By Gavin Mortimer

IT’S A measure of how far France have fallen that after losing 22-20 to Ireland on Saturday one of their own, centre Mathieu Bastareaud, declared: “Tonight we can be proud of what we have shown.”

No one played with more heart against the Irish than the Toulon centre but one wonders of what he was proud. Proud of losing at home to Ireland, a minuscule rugby nation in terms of resources compared to France, whose 30 professional clubs dwarf Ireland’s four provinces? Proud of the fact that the French performance was again strewn with unforced errors? Proud that they managed one line break the whole night compared to their opponents’ seven?

Presumably Bastareaud was referring to the fire the French showed, and it was indeed refreshing to see after the disinterest displayed against Wales and Scotland, but it’s a sorry tale when a Test team has to be praised for putting their bodies on the line at the end of a week in which they’ve been savaged by their public and press.

Not that Bastareuad was alone in taking satisfaction from the result. “I believe it was a constructive defeat,” said captain Pascal Papé on Saturday evening. “We took a lot of pleasure today on the pitch.” Since when were France happy to be plucky losers?

Against Ireland France were technically as bad as ever, with their set-piece fragile and their defence disorganised. You wouldn’t believe it though, listening to Philippe Saint-André afterwards. Asked if he believed France were on course to win next year’s World Cup, the coach replied: “I believe we can because the squad is progressing.”

Brice Dulin

Brice is right: Dulin goes over against Ireland

Well, in a sense, they are progressing. Last season France finished bottom of the Six Nations; this year they were fourth. Then again, the cynic might say it was impossible to finish any lower than fourth because Italy and Scotland were so awful.

Yoann Huget and Brice Dulin were the only Frenchmen to play consistently well throughout the tournament, and the only time France looked dangerous was when they played off the cuff, when Dulin, Huget, Bonneval, Fofana and Fickou took matters into their own hands and ran with the ball.

The truth is that 18 months from the World Cup France are no nearer to knowing their strongest side than they were at the end of the 2013 Six Nations. Incredibly, only six French players started all five games in this year’s tournament. England and Ireland, in contrast, have two thirds of their World Cup jigsaw in place and can use the next 12 months to fill in the missing pieces.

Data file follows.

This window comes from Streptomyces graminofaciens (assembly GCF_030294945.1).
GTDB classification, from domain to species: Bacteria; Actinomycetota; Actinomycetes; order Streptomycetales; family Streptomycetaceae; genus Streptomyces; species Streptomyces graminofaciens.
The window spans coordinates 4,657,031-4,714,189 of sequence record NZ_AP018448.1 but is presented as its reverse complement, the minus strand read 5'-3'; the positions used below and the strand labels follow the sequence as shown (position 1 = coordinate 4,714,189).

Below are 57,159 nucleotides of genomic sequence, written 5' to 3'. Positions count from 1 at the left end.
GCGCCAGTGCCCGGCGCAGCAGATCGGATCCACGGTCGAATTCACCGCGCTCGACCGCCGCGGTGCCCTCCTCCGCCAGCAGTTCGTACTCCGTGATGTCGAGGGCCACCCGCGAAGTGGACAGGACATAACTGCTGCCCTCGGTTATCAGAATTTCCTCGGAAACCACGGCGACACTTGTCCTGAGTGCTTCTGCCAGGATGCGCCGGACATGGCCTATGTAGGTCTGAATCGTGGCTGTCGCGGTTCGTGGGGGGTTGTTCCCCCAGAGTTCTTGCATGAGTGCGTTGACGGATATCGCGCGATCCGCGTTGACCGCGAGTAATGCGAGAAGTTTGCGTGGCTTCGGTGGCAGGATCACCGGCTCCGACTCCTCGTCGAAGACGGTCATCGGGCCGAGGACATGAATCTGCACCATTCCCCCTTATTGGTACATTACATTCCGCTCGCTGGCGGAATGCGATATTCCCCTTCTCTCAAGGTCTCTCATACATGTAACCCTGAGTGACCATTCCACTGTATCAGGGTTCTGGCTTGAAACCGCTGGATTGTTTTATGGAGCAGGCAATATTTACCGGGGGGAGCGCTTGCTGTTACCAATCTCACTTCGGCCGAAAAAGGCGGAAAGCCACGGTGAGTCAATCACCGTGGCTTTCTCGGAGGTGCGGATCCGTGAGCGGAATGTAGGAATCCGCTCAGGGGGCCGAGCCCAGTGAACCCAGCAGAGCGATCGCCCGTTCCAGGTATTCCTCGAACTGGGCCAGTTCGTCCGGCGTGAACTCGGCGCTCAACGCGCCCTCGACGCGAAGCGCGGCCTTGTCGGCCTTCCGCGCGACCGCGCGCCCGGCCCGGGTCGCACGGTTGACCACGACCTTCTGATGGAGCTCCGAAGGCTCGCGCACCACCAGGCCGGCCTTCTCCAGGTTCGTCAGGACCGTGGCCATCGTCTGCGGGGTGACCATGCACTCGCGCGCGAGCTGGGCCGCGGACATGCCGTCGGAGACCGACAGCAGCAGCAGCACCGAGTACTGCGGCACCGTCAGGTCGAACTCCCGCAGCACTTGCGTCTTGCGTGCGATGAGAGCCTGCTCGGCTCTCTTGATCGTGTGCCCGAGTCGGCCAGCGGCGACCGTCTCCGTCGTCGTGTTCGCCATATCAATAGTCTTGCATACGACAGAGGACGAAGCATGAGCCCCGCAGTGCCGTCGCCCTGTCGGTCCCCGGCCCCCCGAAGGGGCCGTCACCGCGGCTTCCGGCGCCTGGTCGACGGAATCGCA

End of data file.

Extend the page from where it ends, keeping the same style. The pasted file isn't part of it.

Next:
Philippe Saint-Andre

Headache: Saint-André has plenty to ponder

France, on the other hand, are running out of time. In a little over two months they head Down Under to play three Tests against Australia and then in November they host Fiji, Australia and Argentina. Six matches for Saint-André to work out the following in time for the 2015 Six Nations:

·         A back-row combination (he tried four during the 2014 Six Nations Championship)

·         A half-back pairing (he tried three)

·         A centre pairing (he tried three)

·         A front-row combination (he tried three).

In contrast, Ireland started with the same front-row, half-back and back-three combinations the entire championship, while England did likewise at half-back, centre, second row and in the back three.

It might also be an idea if France find a goalkicker, it’s quite an important part of the game. Maxime Machenaud made a good fist of the role on Saturday evening, kicking all his four attempts at goal, before Saint-André hauled him off with 15 minutes remaining and replaced him with Jean-Marc Doussain, a player who’s fast gaining a reputation for being flakier than a croissant. What was Doussain’s first contribution? To miss an absolute sitter.

Oh, Philippe, where did it all go so wrong? How has a man who, as a player thrilled us so often, turned into an arch pragmatist as a coach, picking teams to win only the next game, with no thought to the future. Yet that approach has clearly not worked. In their four years under Marc Lievremont, France never finished lower than third in the Six Nations and they won a Grand Slam in his third season. In Saint-André’s three seasons, France have never finished higher than fourth. Some progress.